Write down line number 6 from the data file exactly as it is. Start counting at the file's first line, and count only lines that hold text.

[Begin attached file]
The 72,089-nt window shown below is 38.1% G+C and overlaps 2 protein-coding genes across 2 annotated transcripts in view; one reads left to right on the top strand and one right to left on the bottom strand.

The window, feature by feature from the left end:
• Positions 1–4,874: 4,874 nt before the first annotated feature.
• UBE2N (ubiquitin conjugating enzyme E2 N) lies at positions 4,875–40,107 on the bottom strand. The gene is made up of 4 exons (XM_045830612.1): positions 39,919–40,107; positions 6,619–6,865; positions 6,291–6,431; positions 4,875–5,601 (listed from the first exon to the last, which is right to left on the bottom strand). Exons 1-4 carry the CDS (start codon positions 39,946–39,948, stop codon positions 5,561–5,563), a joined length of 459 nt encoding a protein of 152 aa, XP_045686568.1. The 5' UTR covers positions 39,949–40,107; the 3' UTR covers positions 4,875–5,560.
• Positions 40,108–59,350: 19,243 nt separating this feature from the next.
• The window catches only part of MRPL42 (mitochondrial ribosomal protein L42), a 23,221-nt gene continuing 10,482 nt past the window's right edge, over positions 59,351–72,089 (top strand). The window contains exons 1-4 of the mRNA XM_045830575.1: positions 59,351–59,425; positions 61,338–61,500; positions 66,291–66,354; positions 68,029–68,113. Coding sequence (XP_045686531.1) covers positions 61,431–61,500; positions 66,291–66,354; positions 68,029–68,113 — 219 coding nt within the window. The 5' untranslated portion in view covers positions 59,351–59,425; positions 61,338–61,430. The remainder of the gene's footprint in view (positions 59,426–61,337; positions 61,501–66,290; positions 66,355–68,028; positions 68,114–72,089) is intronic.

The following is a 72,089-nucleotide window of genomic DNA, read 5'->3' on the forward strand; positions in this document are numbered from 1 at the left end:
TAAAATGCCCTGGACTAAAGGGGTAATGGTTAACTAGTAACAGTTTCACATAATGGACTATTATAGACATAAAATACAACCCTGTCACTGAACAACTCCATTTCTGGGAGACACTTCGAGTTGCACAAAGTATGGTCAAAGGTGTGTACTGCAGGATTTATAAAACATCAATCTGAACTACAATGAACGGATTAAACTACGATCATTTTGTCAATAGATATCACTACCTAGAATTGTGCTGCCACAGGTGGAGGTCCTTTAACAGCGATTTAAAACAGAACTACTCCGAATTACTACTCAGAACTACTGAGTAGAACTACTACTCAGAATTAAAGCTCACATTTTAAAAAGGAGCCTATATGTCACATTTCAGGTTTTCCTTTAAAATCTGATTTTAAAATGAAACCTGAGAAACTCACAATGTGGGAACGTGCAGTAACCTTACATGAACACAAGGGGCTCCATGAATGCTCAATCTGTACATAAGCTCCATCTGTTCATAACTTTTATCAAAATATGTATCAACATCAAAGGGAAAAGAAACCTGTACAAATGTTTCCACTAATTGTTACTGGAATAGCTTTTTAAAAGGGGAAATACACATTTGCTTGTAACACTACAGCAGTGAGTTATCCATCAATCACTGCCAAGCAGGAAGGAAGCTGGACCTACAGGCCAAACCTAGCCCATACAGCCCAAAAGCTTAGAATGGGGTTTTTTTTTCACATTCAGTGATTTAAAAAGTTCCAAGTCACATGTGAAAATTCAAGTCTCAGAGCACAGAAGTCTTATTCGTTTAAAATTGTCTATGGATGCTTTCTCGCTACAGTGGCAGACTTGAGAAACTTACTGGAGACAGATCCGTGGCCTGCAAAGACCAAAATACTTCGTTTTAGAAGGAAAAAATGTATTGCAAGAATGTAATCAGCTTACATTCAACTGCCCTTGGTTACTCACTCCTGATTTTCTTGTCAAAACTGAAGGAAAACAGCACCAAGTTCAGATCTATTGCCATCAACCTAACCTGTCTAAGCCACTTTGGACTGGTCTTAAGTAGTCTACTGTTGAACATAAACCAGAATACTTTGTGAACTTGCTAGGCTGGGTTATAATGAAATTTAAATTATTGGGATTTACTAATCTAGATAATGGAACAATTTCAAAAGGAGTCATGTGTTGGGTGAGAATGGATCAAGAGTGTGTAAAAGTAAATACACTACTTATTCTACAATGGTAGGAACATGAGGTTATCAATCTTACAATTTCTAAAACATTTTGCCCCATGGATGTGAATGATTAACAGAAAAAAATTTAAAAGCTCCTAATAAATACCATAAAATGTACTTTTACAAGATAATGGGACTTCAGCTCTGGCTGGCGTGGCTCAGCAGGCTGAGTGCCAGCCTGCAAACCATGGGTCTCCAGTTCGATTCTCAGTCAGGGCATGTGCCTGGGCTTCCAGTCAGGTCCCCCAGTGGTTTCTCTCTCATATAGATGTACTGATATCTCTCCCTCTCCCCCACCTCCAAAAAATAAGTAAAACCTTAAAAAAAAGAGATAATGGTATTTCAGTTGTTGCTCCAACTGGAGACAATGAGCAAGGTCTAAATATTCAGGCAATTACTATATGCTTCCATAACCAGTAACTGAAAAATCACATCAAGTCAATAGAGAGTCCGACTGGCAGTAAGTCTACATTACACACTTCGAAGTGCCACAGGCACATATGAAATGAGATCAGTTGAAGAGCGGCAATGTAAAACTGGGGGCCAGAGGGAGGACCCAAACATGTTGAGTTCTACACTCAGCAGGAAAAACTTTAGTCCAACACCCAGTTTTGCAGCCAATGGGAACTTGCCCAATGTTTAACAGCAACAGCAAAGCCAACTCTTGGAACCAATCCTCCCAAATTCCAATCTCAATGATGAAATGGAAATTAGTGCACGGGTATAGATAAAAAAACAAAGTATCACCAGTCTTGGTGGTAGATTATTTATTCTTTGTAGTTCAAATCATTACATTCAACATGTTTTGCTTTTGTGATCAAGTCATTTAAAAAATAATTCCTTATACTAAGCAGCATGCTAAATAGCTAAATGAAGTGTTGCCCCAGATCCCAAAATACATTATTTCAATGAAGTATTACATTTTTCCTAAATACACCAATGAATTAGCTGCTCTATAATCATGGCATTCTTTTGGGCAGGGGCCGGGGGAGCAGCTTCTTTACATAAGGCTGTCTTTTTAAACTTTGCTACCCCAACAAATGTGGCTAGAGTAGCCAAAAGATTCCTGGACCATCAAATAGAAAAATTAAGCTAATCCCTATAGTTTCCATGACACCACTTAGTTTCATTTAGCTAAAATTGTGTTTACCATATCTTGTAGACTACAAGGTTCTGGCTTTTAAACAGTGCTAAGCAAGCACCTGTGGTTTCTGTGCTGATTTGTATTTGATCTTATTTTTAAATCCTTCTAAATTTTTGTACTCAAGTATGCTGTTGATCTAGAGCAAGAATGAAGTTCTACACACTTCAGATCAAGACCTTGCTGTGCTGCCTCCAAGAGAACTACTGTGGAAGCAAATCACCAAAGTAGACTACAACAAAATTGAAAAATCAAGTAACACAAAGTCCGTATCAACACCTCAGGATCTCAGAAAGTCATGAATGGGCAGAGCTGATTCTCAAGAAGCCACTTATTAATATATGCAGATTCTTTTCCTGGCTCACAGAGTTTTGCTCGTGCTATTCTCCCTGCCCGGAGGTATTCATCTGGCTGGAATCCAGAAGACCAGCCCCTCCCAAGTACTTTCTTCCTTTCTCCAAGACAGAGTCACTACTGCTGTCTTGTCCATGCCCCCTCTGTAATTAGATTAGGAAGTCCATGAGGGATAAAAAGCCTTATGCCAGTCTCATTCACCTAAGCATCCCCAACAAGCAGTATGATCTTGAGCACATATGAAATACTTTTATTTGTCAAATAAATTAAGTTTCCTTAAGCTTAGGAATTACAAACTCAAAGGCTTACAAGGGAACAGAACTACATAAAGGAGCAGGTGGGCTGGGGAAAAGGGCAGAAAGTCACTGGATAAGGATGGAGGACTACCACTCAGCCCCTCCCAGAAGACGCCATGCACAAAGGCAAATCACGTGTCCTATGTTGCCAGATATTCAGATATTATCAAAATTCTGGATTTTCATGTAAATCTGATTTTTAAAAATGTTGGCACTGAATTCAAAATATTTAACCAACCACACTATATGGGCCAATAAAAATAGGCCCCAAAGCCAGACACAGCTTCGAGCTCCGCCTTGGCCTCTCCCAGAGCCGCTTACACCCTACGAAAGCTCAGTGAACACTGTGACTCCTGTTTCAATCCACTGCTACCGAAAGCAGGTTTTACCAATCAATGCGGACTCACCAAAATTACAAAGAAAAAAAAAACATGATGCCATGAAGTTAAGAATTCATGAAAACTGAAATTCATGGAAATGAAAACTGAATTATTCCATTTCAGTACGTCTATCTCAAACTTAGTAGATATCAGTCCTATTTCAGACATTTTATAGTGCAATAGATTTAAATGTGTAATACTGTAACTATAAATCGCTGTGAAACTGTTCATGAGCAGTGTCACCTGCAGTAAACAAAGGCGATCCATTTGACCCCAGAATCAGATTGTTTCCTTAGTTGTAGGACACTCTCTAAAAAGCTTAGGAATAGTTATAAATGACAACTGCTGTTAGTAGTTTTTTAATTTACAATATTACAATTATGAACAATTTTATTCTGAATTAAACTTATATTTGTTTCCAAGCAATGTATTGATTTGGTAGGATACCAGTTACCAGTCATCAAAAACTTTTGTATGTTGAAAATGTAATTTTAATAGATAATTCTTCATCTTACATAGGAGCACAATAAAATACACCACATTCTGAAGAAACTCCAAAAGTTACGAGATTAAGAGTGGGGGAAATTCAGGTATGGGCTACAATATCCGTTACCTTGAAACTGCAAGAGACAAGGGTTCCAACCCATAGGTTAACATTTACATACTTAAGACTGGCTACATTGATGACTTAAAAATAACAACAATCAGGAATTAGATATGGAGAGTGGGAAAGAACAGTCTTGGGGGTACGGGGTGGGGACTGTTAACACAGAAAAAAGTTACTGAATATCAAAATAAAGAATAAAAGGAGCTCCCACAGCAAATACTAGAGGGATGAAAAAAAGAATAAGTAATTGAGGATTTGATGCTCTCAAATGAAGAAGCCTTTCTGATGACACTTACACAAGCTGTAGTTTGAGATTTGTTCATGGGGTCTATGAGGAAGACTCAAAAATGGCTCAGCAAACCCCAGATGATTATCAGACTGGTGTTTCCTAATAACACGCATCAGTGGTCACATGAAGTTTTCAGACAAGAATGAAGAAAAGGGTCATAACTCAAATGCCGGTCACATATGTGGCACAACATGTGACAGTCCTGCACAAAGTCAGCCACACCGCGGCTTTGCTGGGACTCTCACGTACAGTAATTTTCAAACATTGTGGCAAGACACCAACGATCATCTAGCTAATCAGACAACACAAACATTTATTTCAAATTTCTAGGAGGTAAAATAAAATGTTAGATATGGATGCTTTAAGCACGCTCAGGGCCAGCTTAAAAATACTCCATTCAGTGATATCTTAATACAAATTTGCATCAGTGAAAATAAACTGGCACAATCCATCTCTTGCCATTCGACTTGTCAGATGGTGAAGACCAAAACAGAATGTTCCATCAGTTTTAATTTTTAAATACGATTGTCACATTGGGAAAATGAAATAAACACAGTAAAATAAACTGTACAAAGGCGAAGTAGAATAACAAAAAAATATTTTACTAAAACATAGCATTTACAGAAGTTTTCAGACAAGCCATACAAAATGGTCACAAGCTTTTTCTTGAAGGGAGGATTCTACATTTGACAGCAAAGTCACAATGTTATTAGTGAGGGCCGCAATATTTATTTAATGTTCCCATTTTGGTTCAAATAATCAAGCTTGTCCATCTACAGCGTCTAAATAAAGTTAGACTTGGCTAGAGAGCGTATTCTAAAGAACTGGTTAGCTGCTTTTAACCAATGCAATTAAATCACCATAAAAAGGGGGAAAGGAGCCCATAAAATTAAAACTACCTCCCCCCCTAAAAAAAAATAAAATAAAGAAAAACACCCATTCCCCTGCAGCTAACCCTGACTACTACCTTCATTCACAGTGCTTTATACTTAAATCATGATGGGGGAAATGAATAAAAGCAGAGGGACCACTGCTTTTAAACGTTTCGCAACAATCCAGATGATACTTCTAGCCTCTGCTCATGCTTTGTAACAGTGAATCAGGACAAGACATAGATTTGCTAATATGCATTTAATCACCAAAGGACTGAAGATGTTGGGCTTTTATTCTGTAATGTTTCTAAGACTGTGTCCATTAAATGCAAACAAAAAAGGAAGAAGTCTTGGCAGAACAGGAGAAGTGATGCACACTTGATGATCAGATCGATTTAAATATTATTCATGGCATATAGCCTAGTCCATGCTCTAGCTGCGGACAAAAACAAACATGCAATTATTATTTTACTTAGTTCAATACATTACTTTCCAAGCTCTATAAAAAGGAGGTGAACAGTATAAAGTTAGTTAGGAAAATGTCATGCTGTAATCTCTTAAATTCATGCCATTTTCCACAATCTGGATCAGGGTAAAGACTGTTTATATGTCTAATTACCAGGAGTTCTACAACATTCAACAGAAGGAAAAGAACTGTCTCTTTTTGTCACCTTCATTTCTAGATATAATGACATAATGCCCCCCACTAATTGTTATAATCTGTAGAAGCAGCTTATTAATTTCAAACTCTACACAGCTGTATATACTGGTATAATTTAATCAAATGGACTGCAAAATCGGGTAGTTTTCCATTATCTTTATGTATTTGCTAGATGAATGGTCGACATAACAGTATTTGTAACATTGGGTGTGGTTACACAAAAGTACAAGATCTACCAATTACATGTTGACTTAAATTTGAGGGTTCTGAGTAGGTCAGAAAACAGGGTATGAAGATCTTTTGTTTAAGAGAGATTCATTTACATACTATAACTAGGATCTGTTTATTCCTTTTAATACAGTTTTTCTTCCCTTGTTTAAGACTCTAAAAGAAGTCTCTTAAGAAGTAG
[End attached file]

• The window catches only part of MRPL42 (mitochondrial ribosomal protein L42), a 23,221-nt gene continuing 10,482 nt past the window's right edge, over positions 59,351–72,089 (top strand). The window contains exons 1-4 of the mRNA XM_045830575.1: positions 59,351–59,425; positions 61,338–61,500; positions 66,291–66,354; positions 68,029–68,113. Coding sequence (XP_045686531.1) covers positions 61,431–61,500; positions 66,291–66,354; positions 68,029–68,113 — 219 coding nt within the window. The 5' untranslated portion in view covers positions 59,351–59,425; positions 61,338–61,430. The remainder of the gene's footprint in view (positions 59,426–61,337; positions 61,501–66,290; positions 66,355–68,028; positions 68,114–72,089) is intronic.